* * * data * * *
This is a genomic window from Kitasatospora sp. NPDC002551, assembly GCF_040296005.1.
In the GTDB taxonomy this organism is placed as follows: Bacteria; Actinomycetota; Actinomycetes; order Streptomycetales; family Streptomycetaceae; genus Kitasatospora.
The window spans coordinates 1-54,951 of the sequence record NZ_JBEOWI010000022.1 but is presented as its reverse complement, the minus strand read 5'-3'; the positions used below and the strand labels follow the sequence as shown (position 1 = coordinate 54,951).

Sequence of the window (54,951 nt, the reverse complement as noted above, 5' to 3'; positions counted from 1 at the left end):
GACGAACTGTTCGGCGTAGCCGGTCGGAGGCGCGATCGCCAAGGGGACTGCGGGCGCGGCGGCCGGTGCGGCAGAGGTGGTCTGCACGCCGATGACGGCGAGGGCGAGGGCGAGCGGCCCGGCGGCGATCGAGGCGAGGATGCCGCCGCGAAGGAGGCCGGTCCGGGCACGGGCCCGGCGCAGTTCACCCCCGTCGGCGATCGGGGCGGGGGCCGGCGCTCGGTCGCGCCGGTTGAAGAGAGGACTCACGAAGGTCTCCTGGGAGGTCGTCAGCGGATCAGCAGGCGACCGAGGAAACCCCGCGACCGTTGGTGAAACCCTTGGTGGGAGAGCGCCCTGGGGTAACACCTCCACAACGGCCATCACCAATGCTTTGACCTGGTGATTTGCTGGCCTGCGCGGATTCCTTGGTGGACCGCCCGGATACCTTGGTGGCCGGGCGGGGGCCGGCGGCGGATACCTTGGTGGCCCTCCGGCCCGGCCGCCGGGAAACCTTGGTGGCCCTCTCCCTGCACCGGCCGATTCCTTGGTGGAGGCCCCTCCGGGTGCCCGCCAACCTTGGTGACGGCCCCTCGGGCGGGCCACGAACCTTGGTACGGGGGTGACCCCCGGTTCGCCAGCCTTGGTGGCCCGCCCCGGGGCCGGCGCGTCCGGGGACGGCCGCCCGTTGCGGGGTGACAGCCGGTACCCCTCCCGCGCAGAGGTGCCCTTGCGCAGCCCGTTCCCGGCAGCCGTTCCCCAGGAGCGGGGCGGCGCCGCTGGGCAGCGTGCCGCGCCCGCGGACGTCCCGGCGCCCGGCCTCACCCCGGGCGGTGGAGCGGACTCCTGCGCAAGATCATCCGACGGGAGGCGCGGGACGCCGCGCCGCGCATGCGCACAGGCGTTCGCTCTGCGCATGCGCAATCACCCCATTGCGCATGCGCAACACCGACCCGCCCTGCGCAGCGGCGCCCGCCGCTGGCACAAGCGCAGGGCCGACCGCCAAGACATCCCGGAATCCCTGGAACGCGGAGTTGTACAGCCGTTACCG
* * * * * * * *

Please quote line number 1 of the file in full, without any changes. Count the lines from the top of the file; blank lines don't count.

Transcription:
This is a genomic window from Kitasatospora sp. NPDC002551, assembly GCF_040296005.1.